Relying on your own technical expertise or having your IT department’s support in troubleshooting computer related problems will make remote working a hassle-free experience. Several companies have intranet, e-learning modules and online resources to enable remote workers to participate in the company’s activities.

Whether it be enrolling for a specific e-learning course offered to employees, taking part in a company raffle, signing up for a wellness check or asking a benefit-related question, ultimately the point is to integrate and engage the remote workers by maximising technology.

The company must offer an online platform that caters to every individual remote worker’s needs.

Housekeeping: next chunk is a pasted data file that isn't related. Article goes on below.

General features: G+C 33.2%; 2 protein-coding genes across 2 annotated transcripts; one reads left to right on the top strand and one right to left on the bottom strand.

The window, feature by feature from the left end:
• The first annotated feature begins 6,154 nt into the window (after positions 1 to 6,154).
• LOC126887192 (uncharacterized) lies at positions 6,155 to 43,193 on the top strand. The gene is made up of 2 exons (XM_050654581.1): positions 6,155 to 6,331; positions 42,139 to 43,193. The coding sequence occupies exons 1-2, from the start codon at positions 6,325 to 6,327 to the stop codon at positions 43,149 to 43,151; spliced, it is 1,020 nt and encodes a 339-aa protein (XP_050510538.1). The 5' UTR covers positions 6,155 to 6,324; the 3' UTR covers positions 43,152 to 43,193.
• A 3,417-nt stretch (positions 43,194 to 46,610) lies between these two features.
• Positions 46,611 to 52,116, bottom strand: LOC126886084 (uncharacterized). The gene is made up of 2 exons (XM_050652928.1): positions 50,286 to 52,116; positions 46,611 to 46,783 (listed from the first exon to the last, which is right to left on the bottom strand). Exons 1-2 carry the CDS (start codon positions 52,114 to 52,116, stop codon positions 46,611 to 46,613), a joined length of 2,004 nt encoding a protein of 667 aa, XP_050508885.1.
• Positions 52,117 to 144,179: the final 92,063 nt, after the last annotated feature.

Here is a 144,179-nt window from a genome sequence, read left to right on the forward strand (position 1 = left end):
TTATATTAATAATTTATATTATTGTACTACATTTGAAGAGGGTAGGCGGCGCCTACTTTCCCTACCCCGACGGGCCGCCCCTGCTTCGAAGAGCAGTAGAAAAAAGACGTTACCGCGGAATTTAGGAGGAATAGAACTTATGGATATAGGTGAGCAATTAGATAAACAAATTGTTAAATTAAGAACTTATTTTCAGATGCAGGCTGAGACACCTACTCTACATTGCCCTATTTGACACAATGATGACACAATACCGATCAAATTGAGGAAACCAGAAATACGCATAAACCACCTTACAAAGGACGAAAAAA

According to the founder of Edinger Consulting Group, a US based consulting organisation, “Managers are more well-versed in technological tools these days, and thereby, better leaders in the organisation.” By fostering a technologically advanced company culture, both home office and remote employees will feel empowered in staying with an organisation that values their learning and growth.

To sum up, the key to engaging remote employees lies in making them feel involved and supported.

The organisation must make the remote workers understand that their work is as critical as the work of any in-house employee and provide them with adequate resources, have personalised manager support and a great technology set-up at home.

Anusha Balasubramaniam